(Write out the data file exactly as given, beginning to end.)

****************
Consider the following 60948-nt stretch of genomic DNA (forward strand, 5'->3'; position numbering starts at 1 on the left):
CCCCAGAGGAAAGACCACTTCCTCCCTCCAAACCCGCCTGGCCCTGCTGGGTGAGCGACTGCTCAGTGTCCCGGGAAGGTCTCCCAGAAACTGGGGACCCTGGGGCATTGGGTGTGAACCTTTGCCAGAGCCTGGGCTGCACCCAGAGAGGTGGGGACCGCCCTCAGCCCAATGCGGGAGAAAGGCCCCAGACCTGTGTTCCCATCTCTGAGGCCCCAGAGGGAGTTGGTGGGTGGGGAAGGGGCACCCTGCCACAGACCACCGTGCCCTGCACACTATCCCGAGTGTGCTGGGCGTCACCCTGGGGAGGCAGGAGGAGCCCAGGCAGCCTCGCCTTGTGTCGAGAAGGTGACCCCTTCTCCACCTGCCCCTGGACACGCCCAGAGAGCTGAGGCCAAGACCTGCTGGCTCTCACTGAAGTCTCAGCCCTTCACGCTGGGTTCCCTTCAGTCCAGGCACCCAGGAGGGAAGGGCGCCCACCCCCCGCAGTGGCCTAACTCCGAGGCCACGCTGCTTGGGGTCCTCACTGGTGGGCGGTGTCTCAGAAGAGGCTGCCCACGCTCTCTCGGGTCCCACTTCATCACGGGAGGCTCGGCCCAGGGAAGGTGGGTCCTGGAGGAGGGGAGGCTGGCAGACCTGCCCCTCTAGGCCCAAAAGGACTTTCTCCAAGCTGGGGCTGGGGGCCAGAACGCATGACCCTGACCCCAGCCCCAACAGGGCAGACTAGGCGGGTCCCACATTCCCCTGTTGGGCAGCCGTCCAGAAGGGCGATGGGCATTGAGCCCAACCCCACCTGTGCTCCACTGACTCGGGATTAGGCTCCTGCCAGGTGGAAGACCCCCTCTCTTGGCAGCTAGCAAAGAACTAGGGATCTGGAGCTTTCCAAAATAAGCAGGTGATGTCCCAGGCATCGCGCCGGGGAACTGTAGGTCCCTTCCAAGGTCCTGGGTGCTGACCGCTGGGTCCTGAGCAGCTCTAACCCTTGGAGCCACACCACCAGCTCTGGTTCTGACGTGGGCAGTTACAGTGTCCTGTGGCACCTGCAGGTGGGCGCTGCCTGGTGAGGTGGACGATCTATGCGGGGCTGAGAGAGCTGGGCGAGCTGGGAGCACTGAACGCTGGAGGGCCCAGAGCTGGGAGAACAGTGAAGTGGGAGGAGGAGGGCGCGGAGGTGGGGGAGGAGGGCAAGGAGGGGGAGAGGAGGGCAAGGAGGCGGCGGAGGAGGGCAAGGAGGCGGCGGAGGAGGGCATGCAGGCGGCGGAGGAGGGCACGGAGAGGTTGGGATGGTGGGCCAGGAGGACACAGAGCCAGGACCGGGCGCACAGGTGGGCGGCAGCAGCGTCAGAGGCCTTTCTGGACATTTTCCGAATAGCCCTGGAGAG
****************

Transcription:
Consider the following 60948-nt stretch of genomic DNA (forward strand, 5'->3'; position numbering starts at 1 on the left):
CCCCAGAGGAAAGACCACTTCCTCCCTCCAAACCCGCCTGGCCCTGCTGGGTGAGCGACTGCTCAGTGTCCCGGGAAGGTCTCCCAGAAACTGGGGACCCTGGGGCATTGGGTGTGAACCTTTGCCAGAGCCTGGGCTGCACCCAGAGAGGTGGGGACCGCCCTCAGCCCAATGCGGGAGAAAGGCCCCAGACCTGTGTTCCCATCTCTGAGGCCCCAGAGGGAGTTGGTGGGTGGGGAAGGGGCACCCTGCCACAGACCACCGTGCCCTGCACACTATCCCGAGTGTGCTGGGCGTCACCCTGGGGAGGCAGGAGGAGCCCAGGCAGCCTCGCCTTGTGTCGAGAAGGTGACCCCTTCTCCACCTGCCCCTGGACACGCCCAGAGAGCTGAGGCCAAGACCTGCTGGCTCTCACTGAAGTCTCAGCCCTTCACGCTGGGTTCCCTTCAGTCCAGGCACCCAGGAGGGAAGGGCGCCCACCCCCCGCAGTGGCCTAACTCCGAGGCCACGCTGCTTGGGGTCCTCACTGGTGGGCGGTGTCTCAGAAGAGGCTGCCCACGCTCTCTCGGGTCCCACTTCATCACGGGAGGCTCGGCCCAGGGAAGGTGGGTCCTGGAGGAGGGGAGGCTGGCAGACCTGCCCCTCTAGGCCCAAAAGGACTTTCTCCAAGCTGGGGCTGGGGGCCAGAACGCATGACCCTGACCCCAGCCCCAACAGGGCAGACTAGGCGGGTCCCACATTCCCCTGTTGGGCAGCCGTCCAGAAGGGCGATGGGCATTGAGCCCAACCCCACCTGTGCTCCACTGACTCGGGATTAGGCTCCTGCCAGGTGGAAGACCCCCTCTCTTGGCAGCTAGCAAAGAACTAGGGATCTGGAGCTTTCCAAAATAAGCAGGTGATGTCCCAGGCATCGCGCCGGGGAACTGTAGGTCCCTTCCAAGGTCCTGGGTGCTGACCGCTGGGTCCTGAGCAGCTCTAACCCTTGGAGCCACACCACCAGCTCTGGTTCTGACGTGGGCAGTTACAGTGTCCTGTGGCACCTGCAGGTGGGCGCTGCCTGGTGAGGTGGACGATCTATGCGGGGCTGAGAGAGCTGGGCGAGCTGGGAGCACTGAACGCTGGAGGGCCCAGAGCTGGGAGAACAGTGAAGTGGGAGGAGGAGGGCGCGGAGGTGGGGGAGGAGGGCAAGGAGGGGGAGAGGAGGGCAAGGAGGCGGCGGAGGAGGGCAAGGAGGCGGCGGAGGAGGGCATGCAGGCGGCGGAGGAGGGCACGGAGAGGTTGGGATGGTGGGCCAGGAGGACACAGAGCCAGGACCGGGCGCACAGGTGGGCGGCAGCAGCGTCAGAGGCCTTTCTGGACATTTTCCGAATAGCCCTGGAGAG